Tesla Inc. Chairwoman Robyn Denholm told a Delaware judge the electric car maker got good value by agreeing to pay Elon Musk about $55 billion to be its CEO, even though he was splitting time on ventures like building a colony on Mars or selling perfume and flamethrowers.
Musk, the world’s richest person, had the “vision and tenacity” to turn Tesla from a start-up into one of the world’s most-valuable companies, Denholm testified Tuesday during the second day of trial over a lawsuit by a Tesla investor who claims the compensation was excessive.
“My view is that his focus and attention is important,” said Denholm, a Tesla director since 2014. “The time is not as important to me. It’s the results he’s able to drive. I’m not concerned about the amount of time that he spends. He will do whatever he needs to do to achieve a result.”
Tesla investor Richard Tornetta — who owns nine shares of the company — claims the board failed to exercise independence from Musk as it drew up a new pay package in 2018 for its chief executive officer. Tornetta said the board lavished the world’s largest compensation plan on a part-time leader.
Just last month, Musk acquired Twitter Inc. for $44 billion after abandoning a four-month legal fight to get out of the deal. Since taking control of the social-media platform, he’s slashed its workforce, changed policies and been confronted with an advertising slump that prompted him to say bankruptcy was a possibility if the company didn’t start generating more cash.
But Denholm and other Tesla directors have defended the pay agreement despite his other business interests. They claim they weren’t influenced by their ties to Musk and said the payout motivated the mercurial billionaire to bring his A-game to spur Tesla’s growth.
‘I heard something abouto that’
Under cross-examination by Greg Varallo, one of Tornetta’s lawyers, Denholm acknowledged she had no idea how much time Musk spent at Tesla compared with his Space Exploration Technologies Corp., an aeronautical start-up, or The Boring Co., his tunneling operation.
Varallo asked if Denholm had heard Musk was selling perfume and flame-throwers as part of his peripatetic business endeavors. “Yes, I heard something about that” through media reports, the director responded.
She also acknowledged Musk had told her he wanted to use any monies earned through his Tesla payout to help fund his efforts to colonize Mars. The billionaire has publicly said he estimates it would take one million tons of cargo to build a city on the planet at a cost of as much as $10 trillion.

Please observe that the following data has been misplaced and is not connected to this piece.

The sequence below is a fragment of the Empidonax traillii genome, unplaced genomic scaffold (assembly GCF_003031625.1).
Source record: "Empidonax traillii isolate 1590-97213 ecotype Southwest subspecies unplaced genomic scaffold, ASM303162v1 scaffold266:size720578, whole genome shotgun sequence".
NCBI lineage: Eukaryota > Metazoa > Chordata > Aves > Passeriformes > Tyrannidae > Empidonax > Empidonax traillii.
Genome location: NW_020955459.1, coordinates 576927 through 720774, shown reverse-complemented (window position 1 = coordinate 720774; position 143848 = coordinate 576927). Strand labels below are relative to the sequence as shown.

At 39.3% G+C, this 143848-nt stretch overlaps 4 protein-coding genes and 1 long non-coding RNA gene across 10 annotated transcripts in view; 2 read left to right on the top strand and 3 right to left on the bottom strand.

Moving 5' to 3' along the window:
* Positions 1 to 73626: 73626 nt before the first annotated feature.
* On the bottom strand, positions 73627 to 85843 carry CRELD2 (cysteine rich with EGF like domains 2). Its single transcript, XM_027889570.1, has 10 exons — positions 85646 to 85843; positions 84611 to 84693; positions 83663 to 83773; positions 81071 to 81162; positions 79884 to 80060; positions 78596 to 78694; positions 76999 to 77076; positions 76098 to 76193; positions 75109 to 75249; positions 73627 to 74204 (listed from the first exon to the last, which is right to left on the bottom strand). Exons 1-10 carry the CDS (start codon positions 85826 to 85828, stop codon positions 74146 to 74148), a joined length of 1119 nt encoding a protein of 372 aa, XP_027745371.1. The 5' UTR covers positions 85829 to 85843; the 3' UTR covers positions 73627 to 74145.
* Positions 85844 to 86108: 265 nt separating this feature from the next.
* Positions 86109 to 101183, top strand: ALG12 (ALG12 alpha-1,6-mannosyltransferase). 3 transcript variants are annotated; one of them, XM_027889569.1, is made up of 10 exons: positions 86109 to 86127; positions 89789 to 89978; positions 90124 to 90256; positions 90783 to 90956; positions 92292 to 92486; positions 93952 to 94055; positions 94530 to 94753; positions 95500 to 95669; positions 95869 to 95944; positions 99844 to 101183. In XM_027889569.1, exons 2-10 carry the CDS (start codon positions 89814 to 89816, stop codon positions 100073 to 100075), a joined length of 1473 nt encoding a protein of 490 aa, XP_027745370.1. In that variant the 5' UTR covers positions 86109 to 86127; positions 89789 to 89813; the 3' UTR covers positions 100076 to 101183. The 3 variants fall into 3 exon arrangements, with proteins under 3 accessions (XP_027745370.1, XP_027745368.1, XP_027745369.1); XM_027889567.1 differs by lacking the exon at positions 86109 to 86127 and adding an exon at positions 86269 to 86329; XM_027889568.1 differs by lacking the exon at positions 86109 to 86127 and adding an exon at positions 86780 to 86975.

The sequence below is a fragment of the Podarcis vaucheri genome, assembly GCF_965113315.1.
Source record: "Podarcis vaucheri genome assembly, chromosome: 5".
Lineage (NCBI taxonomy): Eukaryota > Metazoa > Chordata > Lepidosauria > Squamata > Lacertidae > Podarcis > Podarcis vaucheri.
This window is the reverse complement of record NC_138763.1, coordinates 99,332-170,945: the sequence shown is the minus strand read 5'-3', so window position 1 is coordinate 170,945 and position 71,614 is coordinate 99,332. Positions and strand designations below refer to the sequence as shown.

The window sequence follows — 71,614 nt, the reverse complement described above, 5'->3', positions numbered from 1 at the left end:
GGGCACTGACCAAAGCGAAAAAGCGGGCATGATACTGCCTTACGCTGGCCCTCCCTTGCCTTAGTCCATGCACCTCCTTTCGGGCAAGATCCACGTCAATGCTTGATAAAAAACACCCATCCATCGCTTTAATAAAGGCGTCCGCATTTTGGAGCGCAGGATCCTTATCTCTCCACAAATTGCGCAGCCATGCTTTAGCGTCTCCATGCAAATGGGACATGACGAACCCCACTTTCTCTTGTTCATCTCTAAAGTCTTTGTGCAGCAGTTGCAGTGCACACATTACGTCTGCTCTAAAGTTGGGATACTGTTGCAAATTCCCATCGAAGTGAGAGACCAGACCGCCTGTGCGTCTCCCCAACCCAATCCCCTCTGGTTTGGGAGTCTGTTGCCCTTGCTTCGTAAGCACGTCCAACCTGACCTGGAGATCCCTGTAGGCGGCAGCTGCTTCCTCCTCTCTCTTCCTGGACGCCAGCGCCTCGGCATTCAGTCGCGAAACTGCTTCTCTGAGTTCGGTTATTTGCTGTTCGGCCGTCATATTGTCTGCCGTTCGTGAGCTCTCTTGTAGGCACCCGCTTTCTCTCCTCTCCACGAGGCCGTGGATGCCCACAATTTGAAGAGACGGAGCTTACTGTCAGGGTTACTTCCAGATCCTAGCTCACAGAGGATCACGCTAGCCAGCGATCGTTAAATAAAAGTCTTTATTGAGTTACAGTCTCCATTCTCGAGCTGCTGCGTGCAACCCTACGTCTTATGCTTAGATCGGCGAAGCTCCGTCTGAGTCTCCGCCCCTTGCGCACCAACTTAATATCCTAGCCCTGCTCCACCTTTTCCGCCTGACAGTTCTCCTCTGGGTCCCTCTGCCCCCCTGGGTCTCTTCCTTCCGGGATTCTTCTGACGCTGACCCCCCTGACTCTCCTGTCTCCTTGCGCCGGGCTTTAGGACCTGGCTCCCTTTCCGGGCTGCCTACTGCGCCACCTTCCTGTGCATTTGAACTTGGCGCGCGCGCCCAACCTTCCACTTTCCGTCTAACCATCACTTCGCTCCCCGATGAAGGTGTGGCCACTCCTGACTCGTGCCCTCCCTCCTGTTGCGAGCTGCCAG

Tornetta’s lawyer also said Denholm financially benefitted from her time on Tesla’s board, racking up stock options valued at about $24 million.
The director said earlier in her testimony she had only a “business relationship” with Musk. “Tesla would not be the company it is today without Mr. Musk leading it,” Denholm said.
Delaware Chancery Judge Kathaleen St. J. McCormick is hearing evidence in the case and will decide whether Musk should be forced to return stock-options awarded under the pay package to Tesla.
Musk to take the stand
Musk, known for his combative testimony, is set to take the stand on Wednesday to defend the pay package.
Musk, the world’s richest person, tweeted this week that he was remaining at Twitter’s San Francisco headquarters around the clock until he fixed the company’s problems.
On Monday and Tuesday, the court got a taste of Musk’s testimony through short clips from his 2021 deposition in the litigation. In one clip, Musk dismissed the idea that the board should have discussed requiring that he spend more time with Tesla.
“That would have been silly,” said Musk.
Musk has a history of combative testimony and often appears disdainful of lawyers who ask probing questions. He has called opposing attorneys “reprehensible,” questioned their happiness and accused them of “extortion.”
Last year, Musk told a lawyer for a shareholder suing him over the 2016 acquisition of SolarCity that he was “a bad human being.”
Musk can also show his charm in court. He apologized from the stand to a British diver who he called “pedo guy” in a tweet and who sued Musk for defamation. The jury in the case found Musk did not defame the diver.
Shareholders generally cannot challenge executive compensation because courts typically defer to the judgment of directors. The Musk case survived a motion to dismiss because it was determined he might be considered a controlling shareholder, which means stricter rules apply.
“There is no case in which a 21.9 percent shareholder who is also the chief executive has received a structured payout plan of this magnitude,” Lawrence Cunningham, a corporate law professor at George Washington University, said of the lack of precedent.
The case is Tornetta v. Musk, 2018-0408, Delaware Chancery Court (Wilmington).
Bloomberg and Reuters contributed to this report.